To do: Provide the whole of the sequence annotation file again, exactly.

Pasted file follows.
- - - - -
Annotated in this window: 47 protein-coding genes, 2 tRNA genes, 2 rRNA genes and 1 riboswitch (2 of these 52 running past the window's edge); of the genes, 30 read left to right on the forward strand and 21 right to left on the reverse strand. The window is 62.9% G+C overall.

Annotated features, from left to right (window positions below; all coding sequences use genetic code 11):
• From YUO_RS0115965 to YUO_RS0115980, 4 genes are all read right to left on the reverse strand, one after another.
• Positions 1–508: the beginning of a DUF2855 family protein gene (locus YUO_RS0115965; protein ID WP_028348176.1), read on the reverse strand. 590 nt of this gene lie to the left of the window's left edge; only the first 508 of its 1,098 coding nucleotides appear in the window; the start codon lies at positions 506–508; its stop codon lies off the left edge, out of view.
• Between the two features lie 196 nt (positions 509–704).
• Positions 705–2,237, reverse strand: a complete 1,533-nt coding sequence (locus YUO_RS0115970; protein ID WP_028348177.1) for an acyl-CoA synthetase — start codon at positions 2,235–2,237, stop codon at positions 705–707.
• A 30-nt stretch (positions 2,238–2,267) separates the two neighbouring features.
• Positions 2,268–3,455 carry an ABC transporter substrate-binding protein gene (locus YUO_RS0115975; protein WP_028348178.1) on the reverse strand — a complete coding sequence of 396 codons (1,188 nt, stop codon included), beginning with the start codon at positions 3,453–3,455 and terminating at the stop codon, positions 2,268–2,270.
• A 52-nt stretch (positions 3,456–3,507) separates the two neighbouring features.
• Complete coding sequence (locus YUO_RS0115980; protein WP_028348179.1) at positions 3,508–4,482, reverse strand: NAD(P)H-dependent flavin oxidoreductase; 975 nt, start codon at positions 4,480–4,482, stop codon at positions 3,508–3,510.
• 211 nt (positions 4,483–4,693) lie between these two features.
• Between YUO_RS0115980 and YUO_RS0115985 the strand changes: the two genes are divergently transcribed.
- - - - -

Annotated in this window: 47 protein-coding genes, 2 tRNA genes, 2 rRNA genes and 1 riboswitch (2 of these 52 running past the window's edge); of the genes, 30 read left to right on the forward strand and 21 right to left on the reverse strand. The window is 62.9% G+C overall.

Annotated features, from left to right (window positions below; all coding sequences use genetic code 11):
• From YUO_RS0115965 to YUO_RS0115980, 4 genes are all read right to left on the reverse strand, one after another.
• Positions 1–508: the beginning of a DUF2855 family protein gene (locus YUO_RS0115965; protein ID WP_028348176.1), read on the reverse strand. 590 nt of this gene lie to the left of the window's left edge; only the first 508 of its 1,098 coding nucleotides appear in the window; the start codon lies at positions 506–508; its stop codon lies off the left edge, out of view.
• Between the two features lie 196 nt (positions 509–704).
• Positions 705–2,237, reverse strand: a complete 1,533-nt coding sequence (locus YUO_RS0115970; protein ID WP_028348177.1) for an acyl-CoA synthetase — start codon at positions 2,235–2,237, stop codon at positions 705–707.
• A 30-nt stretch (positions 2,238–2,267) separates the two neighbouring features.
• Positions 2,268–3,455 carry an ABC transporter substrate-binding protein gene (locus YUO_RS0115975; protein WP_028348178.1) on the reverse strand — a complete coding sequence of 396 codons (1,188 nt, stop codon included), beginning with the start codon at positions 3,453–3,455 and terminating at the stop codon, positions 2,268–2,270.
• A 52-nt stretch (positions 3,456–3,507) separates the two neighbouring features.
• Complete coding sequence (locus YUO_RS0115980; protein WP_028348179.1) at positions 3,508–4,482, reverse strand: NAD(P)H-dependent flavin oxidoreductase; 975 nt, start codon at positions 4,480–4,482, stop codon at positions 3,508–3,510.
• 211 nt (positions 4,483–4,693) lie between these two features.
• Between YUO_RS0115980 and YUO_RS0115985 the strand changes: the two genes are divergently transcribed.